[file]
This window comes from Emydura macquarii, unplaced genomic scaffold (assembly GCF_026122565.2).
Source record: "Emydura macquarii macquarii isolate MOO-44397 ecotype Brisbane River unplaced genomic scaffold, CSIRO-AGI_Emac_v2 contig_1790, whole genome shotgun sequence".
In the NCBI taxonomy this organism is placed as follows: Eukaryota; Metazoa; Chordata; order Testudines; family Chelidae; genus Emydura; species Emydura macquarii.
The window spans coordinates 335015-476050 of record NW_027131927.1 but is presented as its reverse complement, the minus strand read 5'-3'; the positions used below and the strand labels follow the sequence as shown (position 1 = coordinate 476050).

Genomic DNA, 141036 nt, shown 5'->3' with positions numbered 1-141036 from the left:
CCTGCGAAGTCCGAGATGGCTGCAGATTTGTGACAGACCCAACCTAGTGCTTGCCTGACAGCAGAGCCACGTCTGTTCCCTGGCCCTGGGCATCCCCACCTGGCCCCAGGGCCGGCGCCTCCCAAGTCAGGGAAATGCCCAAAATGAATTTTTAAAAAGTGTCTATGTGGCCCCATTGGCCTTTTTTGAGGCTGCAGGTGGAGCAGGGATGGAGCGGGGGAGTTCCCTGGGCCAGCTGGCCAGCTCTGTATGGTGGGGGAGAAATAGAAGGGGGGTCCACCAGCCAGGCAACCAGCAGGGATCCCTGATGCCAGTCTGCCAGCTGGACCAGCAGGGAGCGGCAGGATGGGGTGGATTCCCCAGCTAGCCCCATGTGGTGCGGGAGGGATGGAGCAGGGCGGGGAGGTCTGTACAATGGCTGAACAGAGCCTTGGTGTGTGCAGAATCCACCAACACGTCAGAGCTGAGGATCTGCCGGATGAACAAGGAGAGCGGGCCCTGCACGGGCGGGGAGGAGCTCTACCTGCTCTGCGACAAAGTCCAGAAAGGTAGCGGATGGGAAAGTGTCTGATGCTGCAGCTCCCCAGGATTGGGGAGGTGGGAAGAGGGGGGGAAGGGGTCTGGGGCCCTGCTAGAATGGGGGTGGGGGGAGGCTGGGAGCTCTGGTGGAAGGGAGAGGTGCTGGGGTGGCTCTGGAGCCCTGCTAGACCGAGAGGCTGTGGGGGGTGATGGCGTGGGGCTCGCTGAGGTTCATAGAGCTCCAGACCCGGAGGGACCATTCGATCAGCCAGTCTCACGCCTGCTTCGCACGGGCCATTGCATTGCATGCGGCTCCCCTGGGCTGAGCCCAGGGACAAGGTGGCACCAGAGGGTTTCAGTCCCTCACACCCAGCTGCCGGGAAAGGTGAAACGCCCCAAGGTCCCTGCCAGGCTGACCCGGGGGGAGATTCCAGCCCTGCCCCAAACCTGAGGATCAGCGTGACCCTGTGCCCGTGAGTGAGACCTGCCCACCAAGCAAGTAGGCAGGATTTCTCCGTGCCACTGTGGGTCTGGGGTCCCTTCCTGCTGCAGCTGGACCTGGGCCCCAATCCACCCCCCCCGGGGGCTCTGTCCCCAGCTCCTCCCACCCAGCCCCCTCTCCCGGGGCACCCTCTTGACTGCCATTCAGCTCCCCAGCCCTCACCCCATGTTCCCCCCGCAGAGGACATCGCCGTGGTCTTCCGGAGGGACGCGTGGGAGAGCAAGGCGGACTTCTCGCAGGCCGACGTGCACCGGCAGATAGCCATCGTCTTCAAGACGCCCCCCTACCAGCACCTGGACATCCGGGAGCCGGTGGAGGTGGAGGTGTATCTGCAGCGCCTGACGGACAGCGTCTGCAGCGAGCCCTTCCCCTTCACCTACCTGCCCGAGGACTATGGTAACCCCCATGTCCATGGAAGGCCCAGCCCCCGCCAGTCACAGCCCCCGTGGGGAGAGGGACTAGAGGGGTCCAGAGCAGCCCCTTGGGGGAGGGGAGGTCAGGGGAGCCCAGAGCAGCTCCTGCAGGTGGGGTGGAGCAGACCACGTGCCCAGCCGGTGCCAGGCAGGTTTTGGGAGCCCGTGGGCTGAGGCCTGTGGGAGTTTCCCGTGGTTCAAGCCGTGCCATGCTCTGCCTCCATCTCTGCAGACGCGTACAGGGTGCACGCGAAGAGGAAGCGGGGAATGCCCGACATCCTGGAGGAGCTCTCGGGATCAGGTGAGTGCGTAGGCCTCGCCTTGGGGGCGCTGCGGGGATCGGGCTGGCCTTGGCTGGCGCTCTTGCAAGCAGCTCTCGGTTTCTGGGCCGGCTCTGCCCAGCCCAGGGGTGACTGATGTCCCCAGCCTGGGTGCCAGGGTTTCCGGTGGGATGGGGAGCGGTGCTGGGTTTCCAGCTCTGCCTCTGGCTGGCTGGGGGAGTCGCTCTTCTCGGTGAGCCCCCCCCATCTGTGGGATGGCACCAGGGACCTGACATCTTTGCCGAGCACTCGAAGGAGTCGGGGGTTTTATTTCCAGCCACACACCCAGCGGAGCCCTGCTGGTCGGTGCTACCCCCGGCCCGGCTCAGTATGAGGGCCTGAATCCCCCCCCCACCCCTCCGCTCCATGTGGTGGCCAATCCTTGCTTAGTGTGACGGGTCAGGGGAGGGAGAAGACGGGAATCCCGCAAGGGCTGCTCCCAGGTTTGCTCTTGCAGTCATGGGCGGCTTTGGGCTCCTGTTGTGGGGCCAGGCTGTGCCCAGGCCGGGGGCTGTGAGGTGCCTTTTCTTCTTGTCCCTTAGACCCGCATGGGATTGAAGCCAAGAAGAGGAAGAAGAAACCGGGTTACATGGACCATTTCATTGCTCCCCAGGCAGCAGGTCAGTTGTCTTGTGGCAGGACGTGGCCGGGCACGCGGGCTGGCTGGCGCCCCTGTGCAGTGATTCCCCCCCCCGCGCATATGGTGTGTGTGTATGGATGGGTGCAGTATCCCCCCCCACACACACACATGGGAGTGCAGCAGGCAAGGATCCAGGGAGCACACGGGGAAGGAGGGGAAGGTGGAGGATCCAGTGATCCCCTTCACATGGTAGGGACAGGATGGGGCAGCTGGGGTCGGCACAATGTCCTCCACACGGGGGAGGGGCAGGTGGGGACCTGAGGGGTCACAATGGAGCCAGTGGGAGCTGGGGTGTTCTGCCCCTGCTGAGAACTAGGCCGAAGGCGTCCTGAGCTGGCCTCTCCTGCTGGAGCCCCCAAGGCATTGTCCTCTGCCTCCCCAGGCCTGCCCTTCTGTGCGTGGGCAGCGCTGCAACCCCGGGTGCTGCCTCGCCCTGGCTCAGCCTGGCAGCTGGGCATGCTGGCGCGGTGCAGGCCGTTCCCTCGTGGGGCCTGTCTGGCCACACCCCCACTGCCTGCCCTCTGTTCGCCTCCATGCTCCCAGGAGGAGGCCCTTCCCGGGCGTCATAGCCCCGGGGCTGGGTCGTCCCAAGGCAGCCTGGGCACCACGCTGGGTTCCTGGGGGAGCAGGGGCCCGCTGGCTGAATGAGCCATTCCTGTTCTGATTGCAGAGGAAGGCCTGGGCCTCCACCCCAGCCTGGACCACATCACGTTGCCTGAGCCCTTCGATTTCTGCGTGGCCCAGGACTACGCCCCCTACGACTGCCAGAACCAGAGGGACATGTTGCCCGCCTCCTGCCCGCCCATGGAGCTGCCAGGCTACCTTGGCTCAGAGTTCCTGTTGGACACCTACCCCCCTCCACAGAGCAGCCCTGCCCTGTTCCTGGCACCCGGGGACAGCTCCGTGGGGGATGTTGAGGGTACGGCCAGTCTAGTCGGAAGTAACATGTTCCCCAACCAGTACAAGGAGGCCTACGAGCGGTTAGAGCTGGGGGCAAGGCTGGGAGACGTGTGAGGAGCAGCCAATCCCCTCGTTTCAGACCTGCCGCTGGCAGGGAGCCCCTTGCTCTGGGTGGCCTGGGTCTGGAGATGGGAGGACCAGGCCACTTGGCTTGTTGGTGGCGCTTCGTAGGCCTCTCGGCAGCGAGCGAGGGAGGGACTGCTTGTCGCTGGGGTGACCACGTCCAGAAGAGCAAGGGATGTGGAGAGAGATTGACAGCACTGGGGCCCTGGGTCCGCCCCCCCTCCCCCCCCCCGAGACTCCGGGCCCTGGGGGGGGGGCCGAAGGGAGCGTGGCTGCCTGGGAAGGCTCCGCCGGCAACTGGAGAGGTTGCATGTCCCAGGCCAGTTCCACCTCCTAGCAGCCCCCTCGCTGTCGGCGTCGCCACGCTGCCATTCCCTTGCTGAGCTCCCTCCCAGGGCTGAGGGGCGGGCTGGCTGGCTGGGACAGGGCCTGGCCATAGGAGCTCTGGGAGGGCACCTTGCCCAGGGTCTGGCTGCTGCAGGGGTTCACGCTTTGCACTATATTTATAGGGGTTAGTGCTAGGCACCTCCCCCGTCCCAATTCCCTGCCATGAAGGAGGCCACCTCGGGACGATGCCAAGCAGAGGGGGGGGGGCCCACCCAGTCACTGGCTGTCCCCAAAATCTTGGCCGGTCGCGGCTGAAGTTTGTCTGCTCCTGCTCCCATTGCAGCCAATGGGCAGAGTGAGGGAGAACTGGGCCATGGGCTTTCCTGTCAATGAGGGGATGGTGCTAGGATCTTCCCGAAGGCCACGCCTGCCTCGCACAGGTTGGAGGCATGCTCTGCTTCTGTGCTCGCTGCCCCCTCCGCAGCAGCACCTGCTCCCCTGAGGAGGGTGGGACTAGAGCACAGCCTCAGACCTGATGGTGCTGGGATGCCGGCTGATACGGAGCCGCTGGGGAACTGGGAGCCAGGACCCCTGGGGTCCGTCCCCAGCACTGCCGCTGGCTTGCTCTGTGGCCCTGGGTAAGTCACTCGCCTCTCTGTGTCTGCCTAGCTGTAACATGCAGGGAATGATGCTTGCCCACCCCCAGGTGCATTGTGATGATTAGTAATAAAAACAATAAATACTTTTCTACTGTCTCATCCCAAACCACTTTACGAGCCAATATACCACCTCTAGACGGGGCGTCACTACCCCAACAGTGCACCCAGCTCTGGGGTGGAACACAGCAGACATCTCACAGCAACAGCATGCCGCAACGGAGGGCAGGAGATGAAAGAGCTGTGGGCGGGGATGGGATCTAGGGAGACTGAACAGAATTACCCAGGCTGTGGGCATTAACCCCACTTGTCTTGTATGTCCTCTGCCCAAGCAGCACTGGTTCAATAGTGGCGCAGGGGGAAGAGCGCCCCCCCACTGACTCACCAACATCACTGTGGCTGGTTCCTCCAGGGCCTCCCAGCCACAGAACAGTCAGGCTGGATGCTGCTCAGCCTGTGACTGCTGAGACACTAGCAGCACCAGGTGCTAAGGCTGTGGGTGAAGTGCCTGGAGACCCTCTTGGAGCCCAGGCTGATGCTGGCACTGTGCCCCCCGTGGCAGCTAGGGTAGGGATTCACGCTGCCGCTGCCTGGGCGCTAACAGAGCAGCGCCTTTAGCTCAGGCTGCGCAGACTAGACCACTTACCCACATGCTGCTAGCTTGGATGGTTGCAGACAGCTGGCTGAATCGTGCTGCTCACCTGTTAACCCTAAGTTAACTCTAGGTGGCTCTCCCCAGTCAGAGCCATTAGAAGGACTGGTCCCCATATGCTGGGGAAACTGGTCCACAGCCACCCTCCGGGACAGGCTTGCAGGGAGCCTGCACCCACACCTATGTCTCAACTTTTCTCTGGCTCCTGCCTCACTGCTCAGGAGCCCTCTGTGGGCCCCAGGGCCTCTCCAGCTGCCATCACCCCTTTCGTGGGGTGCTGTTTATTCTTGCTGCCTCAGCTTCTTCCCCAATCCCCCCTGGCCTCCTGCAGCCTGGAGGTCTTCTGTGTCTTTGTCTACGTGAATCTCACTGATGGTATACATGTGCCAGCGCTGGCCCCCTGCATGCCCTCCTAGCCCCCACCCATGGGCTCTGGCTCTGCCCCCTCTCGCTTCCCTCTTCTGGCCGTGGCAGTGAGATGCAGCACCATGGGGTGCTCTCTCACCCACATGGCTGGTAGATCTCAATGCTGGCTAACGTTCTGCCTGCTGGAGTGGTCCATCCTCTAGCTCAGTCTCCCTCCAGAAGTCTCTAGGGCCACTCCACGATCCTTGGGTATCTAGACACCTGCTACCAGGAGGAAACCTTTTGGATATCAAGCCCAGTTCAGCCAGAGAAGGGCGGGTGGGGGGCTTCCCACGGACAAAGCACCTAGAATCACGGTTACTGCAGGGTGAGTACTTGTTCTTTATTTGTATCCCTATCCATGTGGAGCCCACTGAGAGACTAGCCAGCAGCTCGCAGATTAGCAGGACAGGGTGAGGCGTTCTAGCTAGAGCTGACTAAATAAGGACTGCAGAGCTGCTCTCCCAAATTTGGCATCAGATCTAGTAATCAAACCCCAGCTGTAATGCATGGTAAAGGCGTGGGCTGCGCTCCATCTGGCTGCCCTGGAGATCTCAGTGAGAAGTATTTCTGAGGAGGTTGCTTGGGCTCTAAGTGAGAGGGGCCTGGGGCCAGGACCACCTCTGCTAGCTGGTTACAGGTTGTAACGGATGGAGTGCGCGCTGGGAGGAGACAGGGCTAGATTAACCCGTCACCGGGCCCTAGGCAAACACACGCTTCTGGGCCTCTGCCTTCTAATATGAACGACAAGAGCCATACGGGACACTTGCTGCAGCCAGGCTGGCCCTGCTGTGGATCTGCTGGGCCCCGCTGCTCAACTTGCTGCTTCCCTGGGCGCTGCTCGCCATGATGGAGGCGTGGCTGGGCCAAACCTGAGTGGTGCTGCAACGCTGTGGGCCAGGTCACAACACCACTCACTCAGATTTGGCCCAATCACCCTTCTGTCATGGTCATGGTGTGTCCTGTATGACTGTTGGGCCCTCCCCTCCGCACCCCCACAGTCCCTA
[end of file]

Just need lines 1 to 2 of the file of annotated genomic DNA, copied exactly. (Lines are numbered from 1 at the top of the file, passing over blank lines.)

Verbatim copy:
This window comes from Emydura macquarii, unplaced genomic scaffold (assembly GCF_026122565.2).
Source record: "Emydura macquarii macquarii isolate MOO-44397 ecotype Brisbane River unplaced genomic scaffold, CSIRO-AGI_Emac_v2 contig_1790, whole genome shotgun sequence".